Monday, March 9, 2009

The Weight of Glory

The perceptive among you may have noticed that I re-captioned the photos of my family and added some new ones. If you are wondering why I gave the pictures the captions I did, here's the reason...

As many of you no doubt are aware, I am a devoted fan of C. S. Lewis. He writes with a lucidity and intelligence that I only wish for. Two of the scenes that never fail to touch me emotionally in The Lion, the Witch, and the Wardrobe (both in the book and the movie version) is the coronation scene at the end, where the children are given their throne names (King Edmund, the Just, etc.), and the scene where Peter is knighted (Sir Peter Wolfsbane). Aslan gives the children names that are based not much on what they have done, but based on how he sees them, which is in some deep way more accurate than than either the childrens' own self-perception, or the external view of them that others may have. After all, Peter does not kill the wolf through an abundance of skill or swordsmanship, but more through what might be called "luck" (grace?) than anything else. And yet just after that, Peter leads the army into battle as commanding general against overwhelming odds. And who really knows what sort of rulers the children will make before they have even ruled? It must be said, only Aslan. And so Aslan gives them names into which they grow.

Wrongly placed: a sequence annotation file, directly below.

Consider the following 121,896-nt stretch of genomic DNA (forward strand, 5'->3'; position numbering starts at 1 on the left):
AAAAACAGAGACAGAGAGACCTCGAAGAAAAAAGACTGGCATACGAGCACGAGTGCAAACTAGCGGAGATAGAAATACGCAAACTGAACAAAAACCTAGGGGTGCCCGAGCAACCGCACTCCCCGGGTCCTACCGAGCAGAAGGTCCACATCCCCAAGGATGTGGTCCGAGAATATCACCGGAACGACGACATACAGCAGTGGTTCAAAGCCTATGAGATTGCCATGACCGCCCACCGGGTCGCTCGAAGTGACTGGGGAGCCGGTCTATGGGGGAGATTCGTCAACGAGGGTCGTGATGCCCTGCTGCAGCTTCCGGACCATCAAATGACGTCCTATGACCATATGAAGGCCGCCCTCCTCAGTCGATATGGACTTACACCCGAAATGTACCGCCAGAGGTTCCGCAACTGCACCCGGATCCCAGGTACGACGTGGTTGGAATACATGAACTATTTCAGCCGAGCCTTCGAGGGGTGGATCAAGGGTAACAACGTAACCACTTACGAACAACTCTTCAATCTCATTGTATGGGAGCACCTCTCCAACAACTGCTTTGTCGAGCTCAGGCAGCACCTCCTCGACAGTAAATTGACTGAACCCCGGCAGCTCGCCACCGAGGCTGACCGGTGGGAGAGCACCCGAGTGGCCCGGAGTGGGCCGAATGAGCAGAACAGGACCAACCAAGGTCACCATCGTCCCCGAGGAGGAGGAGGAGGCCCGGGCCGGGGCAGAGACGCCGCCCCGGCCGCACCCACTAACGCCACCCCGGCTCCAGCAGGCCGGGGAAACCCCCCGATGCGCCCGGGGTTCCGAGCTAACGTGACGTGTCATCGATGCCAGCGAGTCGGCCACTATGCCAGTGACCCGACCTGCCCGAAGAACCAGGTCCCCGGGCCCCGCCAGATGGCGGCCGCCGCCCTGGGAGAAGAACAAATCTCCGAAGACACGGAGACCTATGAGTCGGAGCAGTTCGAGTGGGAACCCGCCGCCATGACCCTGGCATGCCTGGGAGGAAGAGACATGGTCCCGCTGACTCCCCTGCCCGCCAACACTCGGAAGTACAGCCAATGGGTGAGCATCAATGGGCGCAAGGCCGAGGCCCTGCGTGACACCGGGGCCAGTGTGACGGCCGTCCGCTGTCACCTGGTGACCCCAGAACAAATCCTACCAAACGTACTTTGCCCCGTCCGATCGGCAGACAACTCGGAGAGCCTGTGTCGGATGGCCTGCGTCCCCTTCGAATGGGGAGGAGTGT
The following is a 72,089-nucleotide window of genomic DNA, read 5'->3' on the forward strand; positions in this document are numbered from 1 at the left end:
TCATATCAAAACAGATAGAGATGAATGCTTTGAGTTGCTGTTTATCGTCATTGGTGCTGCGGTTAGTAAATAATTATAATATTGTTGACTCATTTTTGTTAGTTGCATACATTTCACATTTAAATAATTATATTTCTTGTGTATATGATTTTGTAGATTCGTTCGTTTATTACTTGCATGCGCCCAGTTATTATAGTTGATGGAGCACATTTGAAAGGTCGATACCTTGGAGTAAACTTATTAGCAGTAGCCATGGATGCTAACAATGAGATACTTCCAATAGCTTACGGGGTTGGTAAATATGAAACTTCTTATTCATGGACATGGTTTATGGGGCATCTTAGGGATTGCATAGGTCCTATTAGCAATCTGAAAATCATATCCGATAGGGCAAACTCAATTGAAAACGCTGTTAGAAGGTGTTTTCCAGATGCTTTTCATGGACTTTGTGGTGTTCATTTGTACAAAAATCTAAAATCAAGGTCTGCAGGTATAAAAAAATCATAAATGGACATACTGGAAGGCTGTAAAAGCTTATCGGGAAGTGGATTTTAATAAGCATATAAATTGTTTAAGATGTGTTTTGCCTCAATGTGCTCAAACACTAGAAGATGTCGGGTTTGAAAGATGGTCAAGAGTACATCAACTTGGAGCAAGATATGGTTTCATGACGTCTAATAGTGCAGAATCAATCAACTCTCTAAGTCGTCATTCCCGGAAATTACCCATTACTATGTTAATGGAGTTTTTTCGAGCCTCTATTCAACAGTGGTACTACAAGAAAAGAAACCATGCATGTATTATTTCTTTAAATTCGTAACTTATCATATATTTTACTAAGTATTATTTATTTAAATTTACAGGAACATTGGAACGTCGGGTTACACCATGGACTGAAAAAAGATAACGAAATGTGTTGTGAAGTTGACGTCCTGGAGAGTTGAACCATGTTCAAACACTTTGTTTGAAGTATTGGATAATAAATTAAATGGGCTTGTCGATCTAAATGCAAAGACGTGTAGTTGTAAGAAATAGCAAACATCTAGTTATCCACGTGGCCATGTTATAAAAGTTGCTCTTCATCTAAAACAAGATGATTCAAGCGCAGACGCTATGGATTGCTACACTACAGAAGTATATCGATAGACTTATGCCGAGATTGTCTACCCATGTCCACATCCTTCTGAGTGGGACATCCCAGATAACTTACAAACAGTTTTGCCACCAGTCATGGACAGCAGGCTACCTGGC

It occurs to me that the same thing is the case with us. God justifies us despite our sinfulness, and from then on views us as higher and better than we might otherwise see ourselves. Revelation says that the "overcomer" will receive a "white stone with a new name written on it, known only to him who receives it" (v. 2:17). Perhaps this is our "throne name," which was given to us by God at the moment of our justifiation and into which we have somehow grown as we matured in Christ? I wonder, what will my name be? What will yours? What if we treated one another with the recognition of who we shall be, rather than who we are today?
It is a serious thing to live in a society of possible gods and godesses, to remember that the dullest and most uninteresting person you can talk to may one day be a creature which, if you saw it now, you would be strongly tempted to worship, or else a horror and a corruption such as you now meet, if at all, only in a nightmare. All day long we are, in some degree, helping each other toward one or other of these destinations...There are no ordinary people. You have never talked to a mere mortal. --C. S. Lewis, The Weight of Glory

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